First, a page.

You probably assumed that if I wrote about Batkid I'd write a snarly and curmudgeonly post, and, well, I'm not going to disappoint you. But I'm not curmudgeonly about Batkid, the five-year-old with leukemia in remission who got to play Batman in San Francisco, with the help of the city government and a large number of volunteers, whose efforts help make the kid's fantasy amazingly elaborate. I'm curmudgeonly about a country that does things like this, and becomes captivated by things like this, at the same time it grumbles and moans about a certain percentage of Americans having to pay somewhat more for health insurance in order that other five-year-olds, some of whom have or may soon have equally dire medical conditions, can be guaranteed insurance coverage themselves.
Now, I realize that volunteering to help Batkid live out his dream was an act of generosity. I realize that a lot of people who clicked Batkid links on their computers at work also make donations to the Make-A-Wish Foundation and other charities for sick kids and cancer sufferers. I see that 12-12-12, a film of last year's Hurricane Sandy charity concert, is opening this weekend, and I know that a lot of people gave a lot of money during the original broadcast of that concert.
So we're generous and compassionate and empathetic when we get entertainment value in return. Well, how about having a little empathy when no one is putting on a show for our amusement? Can we manage that?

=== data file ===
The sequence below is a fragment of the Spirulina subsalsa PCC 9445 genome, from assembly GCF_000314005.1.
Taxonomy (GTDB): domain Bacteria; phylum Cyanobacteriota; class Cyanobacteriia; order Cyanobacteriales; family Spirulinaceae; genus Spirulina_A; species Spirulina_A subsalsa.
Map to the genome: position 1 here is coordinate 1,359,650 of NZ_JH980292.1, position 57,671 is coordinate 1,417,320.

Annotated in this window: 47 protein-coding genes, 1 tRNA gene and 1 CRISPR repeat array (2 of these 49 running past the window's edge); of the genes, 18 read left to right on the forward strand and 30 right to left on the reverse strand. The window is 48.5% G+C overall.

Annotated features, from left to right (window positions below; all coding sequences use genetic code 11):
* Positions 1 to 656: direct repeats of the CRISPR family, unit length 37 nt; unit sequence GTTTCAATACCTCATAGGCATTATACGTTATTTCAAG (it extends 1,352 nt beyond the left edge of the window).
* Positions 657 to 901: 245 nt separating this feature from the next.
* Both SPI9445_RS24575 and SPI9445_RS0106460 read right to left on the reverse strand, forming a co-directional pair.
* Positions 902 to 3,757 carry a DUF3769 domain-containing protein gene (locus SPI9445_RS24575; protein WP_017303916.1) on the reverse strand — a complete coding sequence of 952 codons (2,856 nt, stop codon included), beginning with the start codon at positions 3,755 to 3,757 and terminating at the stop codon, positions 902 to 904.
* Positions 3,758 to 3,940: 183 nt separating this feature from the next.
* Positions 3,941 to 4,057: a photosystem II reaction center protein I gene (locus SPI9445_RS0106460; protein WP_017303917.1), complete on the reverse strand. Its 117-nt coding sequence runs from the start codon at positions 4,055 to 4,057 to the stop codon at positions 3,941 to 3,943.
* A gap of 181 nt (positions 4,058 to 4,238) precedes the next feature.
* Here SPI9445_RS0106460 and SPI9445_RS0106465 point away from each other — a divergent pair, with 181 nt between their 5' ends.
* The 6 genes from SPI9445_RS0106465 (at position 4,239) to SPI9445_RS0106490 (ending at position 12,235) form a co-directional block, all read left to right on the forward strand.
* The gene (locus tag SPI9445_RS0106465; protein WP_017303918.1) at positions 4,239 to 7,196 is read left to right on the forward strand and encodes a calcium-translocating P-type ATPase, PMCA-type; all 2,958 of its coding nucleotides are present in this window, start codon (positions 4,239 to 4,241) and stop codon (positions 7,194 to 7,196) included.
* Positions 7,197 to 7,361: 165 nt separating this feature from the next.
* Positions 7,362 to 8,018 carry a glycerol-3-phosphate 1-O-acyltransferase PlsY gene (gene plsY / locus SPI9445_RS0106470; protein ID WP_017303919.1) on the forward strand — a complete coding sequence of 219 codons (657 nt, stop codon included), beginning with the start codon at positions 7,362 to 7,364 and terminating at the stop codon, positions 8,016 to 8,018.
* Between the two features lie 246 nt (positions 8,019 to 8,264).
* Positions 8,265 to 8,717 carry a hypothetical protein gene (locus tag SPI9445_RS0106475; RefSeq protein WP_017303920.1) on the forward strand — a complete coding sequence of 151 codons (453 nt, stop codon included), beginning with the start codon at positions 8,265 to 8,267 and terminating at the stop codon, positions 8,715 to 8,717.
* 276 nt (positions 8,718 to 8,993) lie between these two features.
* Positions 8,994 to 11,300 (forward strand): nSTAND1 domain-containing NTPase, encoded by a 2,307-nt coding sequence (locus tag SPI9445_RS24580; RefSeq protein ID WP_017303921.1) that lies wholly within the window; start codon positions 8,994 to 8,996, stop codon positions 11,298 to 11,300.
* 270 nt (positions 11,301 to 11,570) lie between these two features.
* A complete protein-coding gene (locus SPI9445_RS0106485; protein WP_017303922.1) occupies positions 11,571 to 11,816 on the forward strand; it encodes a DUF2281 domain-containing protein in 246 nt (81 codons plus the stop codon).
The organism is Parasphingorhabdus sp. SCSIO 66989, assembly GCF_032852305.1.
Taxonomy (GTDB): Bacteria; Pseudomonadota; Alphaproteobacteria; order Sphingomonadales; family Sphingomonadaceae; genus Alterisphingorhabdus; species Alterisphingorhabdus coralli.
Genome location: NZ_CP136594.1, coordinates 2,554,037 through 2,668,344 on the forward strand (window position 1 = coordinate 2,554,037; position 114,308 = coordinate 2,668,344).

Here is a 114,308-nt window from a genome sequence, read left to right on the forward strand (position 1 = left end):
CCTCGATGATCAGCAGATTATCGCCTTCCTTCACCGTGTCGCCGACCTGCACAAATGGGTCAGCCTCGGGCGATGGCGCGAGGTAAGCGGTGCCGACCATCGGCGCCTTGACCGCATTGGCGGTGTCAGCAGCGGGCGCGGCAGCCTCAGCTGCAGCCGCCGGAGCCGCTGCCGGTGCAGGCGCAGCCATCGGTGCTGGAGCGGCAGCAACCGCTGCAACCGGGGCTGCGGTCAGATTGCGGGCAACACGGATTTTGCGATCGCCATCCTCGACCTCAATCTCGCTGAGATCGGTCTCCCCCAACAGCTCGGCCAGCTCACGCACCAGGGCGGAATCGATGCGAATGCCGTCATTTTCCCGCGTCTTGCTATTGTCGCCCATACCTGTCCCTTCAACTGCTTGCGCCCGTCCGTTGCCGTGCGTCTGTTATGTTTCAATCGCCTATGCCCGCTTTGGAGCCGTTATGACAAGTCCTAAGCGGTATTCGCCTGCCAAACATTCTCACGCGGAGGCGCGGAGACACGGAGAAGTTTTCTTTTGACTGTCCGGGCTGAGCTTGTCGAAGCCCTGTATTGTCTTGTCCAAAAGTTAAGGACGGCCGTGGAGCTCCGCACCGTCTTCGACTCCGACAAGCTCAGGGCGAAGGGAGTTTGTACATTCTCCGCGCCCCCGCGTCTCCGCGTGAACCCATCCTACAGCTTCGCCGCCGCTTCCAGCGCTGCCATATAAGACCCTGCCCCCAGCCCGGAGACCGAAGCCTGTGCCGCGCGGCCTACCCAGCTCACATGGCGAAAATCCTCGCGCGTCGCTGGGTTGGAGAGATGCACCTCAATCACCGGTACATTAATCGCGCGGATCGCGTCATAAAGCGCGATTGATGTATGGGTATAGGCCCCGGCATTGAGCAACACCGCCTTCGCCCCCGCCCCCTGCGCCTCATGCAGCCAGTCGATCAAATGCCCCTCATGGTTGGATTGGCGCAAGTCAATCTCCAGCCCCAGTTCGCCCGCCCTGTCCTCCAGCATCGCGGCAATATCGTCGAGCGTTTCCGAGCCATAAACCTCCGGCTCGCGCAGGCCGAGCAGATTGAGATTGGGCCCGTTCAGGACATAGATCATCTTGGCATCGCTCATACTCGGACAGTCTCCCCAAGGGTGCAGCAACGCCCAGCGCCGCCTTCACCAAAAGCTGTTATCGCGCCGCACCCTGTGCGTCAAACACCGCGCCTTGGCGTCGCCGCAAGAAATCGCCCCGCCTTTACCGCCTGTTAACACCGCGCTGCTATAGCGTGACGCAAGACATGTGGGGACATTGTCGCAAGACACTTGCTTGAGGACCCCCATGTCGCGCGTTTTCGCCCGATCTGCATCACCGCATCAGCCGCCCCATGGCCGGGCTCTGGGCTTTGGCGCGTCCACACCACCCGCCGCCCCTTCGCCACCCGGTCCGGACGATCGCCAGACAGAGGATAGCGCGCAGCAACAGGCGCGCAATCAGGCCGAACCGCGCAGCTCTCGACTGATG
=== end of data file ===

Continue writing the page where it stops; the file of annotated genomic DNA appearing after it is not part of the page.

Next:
I'm thinking about an email Josh Marshall posted yesterday -- just about when the Batkid story was unfolding. It was from a reader who's been buying insurance in the individual market, and who's probably going to have to pay more under Obamacare, which, he's been told, makes him an Obamacare "loser," a la recent complainants such as Dylan Ratigan and Lori Gottlieb:
... Having insurance, even crappy insurance, in the individual market means we are almost by definition, healthy and relatively young. If we were not, we wouldn't be able to get coverage of any kind in the non-group market. If our ACA-compliant replacement policy costs us more, it's likely because we’re too affluent to qualify for subsidies.Even when the Obamacare site is fixed, it's not going to provide free entertainment -- no Batkid, no Bon Jovi. Sorry if that's inadequate for you, if you've been a "winner" in the inividual market up till now. Sorry if just being part of a process by which America takes care of its own isn't enough for you.
It takes a remarkable degree of self-absorption and sense of self-entitlement to be healthy, young(ish) and affluent—and yet consider oneself a "loser." ...
I live in Louisiana where 400,000 working poor people will continue to go without health care because one man, Gov. Bobby Jindal, decided letting them have Medicaid wouldn't be good for his future ambitions. Those 400,000 are the losers. And while my healthcare.gov application has been stuck for a month now at the "View Eligibility Results" stage, where instead of my results I see a blank screen when I click the button, I know I will get better health insurance than the bare-bones individual policy I have now, even if I end up having to pick up the phone, or heaven forbid, send in paper. I will pay significantly more, but after years of being one serious illness from financial ruin, I will finally have security. And not only that; every time I pay my new premium, I am paying into a system that makes it possible for my fellow Americans who have not been as lucky as me --people who really have been losers pre-ACA -- to finally get affordable health care....